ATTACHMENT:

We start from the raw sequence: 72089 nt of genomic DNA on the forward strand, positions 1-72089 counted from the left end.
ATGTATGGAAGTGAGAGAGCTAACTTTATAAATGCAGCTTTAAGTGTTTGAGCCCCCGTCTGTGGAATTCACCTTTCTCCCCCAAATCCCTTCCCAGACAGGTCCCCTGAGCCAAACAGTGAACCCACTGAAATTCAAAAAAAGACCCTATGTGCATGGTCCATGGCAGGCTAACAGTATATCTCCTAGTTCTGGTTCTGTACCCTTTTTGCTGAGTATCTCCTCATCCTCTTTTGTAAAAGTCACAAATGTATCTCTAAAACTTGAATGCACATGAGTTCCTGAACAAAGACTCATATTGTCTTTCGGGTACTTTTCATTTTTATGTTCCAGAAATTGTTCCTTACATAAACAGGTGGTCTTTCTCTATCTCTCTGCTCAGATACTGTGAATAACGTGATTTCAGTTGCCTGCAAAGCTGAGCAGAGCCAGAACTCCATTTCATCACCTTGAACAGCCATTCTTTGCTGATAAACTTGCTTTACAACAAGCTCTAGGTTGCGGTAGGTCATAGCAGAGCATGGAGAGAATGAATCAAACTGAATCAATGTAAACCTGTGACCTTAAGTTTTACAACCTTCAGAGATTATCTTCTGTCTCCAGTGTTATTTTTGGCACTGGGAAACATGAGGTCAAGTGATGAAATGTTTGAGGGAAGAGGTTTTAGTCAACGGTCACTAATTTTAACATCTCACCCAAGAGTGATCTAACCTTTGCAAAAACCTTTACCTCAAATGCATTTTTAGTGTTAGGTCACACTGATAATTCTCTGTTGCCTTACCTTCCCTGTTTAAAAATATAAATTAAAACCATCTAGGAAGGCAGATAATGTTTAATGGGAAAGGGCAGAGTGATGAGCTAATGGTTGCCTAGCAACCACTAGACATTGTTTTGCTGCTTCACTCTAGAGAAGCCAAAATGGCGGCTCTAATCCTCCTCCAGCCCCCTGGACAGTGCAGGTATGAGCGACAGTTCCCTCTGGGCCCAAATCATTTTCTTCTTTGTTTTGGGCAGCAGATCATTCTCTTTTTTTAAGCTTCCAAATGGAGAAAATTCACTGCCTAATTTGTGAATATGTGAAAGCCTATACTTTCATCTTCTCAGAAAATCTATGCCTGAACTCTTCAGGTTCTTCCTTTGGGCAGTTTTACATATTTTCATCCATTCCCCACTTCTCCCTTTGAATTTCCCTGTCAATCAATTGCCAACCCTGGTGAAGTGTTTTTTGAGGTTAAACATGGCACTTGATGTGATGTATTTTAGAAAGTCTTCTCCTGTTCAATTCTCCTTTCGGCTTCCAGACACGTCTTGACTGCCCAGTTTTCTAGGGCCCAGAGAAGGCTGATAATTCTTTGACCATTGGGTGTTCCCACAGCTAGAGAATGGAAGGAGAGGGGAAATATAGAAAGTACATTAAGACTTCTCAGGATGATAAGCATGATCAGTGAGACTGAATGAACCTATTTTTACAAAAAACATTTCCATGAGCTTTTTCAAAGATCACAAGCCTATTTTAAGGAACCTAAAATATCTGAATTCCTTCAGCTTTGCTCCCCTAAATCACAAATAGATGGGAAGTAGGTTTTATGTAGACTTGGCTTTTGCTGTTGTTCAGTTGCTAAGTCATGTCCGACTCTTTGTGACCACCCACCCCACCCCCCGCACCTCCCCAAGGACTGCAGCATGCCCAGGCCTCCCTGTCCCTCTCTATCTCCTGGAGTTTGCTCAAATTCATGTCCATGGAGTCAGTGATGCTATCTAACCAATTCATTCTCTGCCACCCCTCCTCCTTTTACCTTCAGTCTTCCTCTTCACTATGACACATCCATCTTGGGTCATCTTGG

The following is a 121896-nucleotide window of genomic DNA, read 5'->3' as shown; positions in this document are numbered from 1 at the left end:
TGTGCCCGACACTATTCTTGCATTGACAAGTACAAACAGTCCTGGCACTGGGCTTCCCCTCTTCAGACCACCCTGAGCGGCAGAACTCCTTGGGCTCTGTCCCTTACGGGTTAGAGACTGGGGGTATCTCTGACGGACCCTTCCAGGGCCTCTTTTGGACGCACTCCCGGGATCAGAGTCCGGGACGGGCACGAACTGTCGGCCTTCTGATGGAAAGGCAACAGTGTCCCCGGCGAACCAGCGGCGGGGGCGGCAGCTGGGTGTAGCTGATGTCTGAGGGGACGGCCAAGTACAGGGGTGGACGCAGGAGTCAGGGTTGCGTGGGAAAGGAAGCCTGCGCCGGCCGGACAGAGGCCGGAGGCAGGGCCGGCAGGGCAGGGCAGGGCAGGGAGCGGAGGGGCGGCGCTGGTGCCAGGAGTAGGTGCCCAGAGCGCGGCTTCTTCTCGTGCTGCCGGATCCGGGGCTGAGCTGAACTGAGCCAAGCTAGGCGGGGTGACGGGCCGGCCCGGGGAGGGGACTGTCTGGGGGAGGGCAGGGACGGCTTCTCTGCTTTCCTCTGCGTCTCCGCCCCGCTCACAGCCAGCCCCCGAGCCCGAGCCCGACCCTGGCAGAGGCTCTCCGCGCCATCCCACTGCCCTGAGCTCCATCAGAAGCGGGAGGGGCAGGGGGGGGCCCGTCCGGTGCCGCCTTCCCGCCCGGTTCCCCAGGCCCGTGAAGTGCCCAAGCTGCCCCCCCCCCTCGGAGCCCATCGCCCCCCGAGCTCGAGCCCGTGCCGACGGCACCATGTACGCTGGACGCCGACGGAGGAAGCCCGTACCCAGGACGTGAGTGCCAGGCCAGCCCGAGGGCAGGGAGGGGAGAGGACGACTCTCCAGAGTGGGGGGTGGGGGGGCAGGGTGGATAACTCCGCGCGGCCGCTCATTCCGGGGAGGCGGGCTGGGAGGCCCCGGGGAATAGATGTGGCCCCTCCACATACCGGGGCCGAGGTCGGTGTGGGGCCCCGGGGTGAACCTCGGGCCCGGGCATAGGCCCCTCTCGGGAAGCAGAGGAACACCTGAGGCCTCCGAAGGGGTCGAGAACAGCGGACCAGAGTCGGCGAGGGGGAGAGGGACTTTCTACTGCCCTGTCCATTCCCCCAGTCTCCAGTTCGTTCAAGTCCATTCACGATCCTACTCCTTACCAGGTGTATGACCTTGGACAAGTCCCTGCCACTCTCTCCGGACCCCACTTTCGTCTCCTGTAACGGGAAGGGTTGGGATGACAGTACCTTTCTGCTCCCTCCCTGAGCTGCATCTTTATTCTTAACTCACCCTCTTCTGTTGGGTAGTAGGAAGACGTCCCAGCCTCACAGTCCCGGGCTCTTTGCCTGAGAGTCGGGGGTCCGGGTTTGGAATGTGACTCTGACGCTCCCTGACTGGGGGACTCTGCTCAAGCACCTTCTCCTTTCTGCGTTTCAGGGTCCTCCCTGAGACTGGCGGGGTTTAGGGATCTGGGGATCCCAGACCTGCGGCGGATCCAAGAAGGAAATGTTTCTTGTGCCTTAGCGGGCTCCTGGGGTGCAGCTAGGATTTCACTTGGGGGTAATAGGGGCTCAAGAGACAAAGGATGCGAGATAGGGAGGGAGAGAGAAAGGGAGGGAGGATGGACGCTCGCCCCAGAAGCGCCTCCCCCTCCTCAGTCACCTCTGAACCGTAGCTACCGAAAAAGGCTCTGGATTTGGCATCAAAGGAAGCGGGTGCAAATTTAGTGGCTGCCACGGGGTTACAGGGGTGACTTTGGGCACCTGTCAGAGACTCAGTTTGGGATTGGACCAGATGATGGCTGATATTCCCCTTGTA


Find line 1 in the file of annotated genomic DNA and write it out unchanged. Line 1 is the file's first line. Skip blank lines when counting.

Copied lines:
We start from the raw sequence: 72089 nt of genomic DNA on the forward strand, positions 1-72089 counted from the left end.